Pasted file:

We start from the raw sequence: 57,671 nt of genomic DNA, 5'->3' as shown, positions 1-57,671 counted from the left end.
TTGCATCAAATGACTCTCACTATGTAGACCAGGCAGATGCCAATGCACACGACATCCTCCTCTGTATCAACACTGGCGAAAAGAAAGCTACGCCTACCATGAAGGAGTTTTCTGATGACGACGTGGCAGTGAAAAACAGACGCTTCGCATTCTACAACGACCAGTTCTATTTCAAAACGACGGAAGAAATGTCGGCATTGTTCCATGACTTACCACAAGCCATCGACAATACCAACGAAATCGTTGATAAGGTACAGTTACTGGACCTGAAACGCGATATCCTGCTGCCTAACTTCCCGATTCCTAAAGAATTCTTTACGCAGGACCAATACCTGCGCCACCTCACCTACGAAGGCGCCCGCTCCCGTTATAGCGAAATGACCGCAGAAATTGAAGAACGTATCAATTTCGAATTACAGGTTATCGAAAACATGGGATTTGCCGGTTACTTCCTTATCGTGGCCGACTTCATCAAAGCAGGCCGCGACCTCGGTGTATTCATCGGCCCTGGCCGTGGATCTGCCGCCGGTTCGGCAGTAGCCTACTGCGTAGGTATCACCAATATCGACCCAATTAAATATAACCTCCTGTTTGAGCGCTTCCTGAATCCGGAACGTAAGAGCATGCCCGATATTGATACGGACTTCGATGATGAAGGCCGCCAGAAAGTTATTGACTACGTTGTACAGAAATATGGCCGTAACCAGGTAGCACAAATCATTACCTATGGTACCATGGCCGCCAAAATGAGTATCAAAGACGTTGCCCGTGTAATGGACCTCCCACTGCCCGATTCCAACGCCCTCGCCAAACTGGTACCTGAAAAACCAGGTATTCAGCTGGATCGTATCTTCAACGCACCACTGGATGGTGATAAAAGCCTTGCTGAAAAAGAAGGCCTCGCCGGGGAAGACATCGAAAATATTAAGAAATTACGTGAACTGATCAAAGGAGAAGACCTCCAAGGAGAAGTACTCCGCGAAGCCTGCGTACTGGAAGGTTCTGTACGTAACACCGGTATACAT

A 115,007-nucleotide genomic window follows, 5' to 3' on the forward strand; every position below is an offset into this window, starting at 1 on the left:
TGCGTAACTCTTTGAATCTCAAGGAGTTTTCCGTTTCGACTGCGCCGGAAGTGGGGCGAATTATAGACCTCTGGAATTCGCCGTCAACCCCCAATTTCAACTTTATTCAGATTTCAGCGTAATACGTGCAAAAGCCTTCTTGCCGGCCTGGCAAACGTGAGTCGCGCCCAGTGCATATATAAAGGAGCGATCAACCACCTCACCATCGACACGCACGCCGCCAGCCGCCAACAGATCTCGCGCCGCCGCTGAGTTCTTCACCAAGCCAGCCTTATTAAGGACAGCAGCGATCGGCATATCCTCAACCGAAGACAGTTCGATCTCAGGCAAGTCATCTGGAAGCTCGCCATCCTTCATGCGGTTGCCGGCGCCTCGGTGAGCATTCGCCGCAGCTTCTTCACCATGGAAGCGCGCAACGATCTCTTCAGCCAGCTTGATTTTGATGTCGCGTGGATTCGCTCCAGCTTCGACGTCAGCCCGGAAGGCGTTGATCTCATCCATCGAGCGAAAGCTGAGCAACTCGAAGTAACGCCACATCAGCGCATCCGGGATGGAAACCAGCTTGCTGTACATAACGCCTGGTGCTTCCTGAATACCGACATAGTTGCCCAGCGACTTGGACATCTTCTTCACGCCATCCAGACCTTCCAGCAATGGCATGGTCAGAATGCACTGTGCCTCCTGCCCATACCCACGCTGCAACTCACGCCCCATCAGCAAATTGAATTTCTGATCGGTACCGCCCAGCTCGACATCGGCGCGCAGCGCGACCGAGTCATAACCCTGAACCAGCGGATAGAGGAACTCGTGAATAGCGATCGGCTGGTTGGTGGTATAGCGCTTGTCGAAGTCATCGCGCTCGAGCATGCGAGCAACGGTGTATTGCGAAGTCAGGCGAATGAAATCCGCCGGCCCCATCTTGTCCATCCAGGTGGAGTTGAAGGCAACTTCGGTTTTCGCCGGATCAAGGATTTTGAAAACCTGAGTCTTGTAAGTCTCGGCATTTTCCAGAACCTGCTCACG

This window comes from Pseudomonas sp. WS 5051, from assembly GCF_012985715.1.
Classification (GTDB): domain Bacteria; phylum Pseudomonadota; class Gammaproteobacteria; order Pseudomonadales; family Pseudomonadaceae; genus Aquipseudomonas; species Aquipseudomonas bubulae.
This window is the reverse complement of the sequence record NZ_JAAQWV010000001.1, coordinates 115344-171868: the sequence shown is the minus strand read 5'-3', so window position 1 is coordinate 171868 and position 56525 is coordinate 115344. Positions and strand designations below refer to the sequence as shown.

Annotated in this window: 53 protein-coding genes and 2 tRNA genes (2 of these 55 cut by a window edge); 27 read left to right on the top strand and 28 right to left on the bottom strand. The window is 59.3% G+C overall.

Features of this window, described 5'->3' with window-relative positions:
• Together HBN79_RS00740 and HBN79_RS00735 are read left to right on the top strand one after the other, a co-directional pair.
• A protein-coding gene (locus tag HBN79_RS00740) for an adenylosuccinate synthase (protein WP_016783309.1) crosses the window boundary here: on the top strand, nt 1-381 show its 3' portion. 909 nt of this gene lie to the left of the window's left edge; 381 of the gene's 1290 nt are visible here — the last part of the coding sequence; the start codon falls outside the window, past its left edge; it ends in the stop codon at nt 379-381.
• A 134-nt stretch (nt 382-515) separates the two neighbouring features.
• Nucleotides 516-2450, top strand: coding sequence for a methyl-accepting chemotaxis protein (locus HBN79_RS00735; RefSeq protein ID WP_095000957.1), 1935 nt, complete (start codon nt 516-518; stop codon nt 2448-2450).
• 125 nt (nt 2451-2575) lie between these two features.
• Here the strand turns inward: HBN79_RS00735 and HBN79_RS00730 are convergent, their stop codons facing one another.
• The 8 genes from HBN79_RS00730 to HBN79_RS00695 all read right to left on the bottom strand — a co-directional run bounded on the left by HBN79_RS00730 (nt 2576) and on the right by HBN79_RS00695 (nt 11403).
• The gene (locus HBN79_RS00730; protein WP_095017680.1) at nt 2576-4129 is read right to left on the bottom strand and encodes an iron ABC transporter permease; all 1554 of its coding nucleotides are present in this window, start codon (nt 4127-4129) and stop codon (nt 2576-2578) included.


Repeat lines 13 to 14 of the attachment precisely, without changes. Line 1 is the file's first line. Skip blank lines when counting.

• Nucleotides 516-2450, top strand: coding sequence for a methyl-accepting chemotaxis protein (locus HBN79_RS00735; RefSeq protein ID WP_095000957.1), 1935 nt, complete (start codon nt 516-518; stop codon nt 2448-2450).
• 125 nt (nt 2451-2575) lie between these two features.